This documentary is a bit overly simplistic and tries to fit the messy reality of history into neat little boxes. It gives far too much credit to Freud and his followers, failing to acknowledge that Freud's ideas, even by the 1970s, had been largely discredited and dismissed by the psychological community. The idea of an individual was not new to the 20th Century (let alone Freud or his successors), nor was the idea that most human beings are irrational simpletons (or worse) who must be manipulated and led around by the nose through appeals to their basest emotions and desires, but The Century of the Self tells us that these were revolutionary new ideas and concepts. One didn't need to be a Freudian to come up with advertising that, for example, shows a pretty woman in a short skirt sucking on a tubular popsicle and saying, "Oooh what an exciting man you are!" to a man in a flashy new convertible, but the documentary implies that pretty much all of advertising and public relations until the 1960s was driven by Freudian theories about human nature and the unconscious mind.
An embarrassingly ironic note is struck throughout with the use of mood music prompts to indicate to viewers what values they should attribute to different organizations and ideas, such as by playing foreboding, negative music whenever corporations are mentioned by the narrator. This becomes quite absurd in the context of what is basically an extended criticism of attempts by advertisers and politicians in the 20th Century to influence public sentiment through manipulative emotional prompting rather than honest information and debate about ideas.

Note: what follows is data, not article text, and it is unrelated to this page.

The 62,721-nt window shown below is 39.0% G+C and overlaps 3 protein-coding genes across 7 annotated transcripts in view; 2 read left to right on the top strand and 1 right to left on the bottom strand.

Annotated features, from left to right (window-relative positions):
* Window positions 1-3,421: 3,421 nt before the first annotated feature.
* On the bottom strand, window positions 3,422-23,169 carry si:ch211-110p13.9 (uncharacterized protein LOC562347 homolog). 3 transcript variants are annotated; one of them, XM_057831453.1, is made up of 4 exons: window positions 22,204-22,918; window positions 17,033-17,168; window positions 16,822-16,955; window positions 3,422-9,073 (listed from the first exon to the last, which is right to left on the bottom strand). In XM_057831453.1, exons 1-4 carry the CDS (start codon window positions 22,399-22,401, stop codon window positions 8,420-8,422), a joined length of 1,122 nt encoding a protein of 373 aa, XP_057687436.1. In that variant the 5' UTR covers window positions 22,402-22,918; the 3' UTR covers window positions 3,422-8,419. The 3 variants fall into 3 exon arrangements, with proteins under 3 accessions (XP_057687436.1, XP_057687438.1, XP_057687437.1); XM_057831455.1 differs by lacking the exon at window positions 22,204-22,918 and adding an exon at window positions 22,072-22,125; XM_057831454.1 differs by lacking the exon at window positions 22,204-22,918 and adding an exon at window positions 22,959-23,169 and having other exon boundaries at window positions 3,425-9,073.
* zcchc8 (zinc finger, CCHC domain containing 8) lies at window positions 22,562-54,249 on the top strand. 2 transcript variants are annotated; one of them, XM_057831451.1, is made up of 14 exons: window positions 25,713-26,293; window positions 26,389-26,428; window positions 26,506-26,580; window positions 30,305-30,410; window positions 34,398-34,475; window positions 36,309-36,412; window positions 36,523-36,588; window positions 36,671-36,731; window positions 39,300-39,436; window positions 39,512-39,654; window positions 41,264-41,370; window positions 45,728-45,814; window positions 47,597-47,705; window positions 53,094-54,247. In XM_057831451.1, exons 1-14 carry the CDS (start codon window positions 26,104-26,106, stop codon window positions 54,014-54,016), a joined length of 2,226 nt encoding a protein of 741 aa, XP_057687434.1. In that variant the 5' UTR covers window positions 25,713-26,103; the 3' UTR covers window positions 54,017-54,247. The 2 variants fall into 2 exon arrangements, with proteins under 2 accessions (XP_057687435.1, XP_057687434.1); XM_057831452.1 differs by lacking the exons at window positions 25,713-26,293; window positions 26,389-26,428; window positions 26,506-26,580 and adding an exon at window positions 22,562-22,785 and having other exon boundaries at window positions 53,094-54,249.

Those criticisms aside, The Century of the Self is a good watch and filled with interesting information and insights.
It all began by Edward Bernays, the nephew of Sigmund Freud, who did consulting in corporate marketing. Using Freud's ideas Bernays created demand for products people didn't consciously need.
As the twentieth century progressed, these ideas grew beyond marketing and influenced contemporary politics. They remained between two poles, though. One claimed that people can't and shouldn't make their choices and needed guidance from those in the know. The other stated how we should be liberated by peeling layer after layer of consciousness until we find what we really want.
Of course, the truth was probably somewhere in between, but this hadn't prevented those in power from doing what they want. The joke is that eventually even the politicians started fulfilling the needs and wants of the voters instead steering them.
You might as well check Adam Curtis blog on BBC website.
I'll try not to spoil anything, but you must swear to watch this documentary. it'll change you to change the world!!!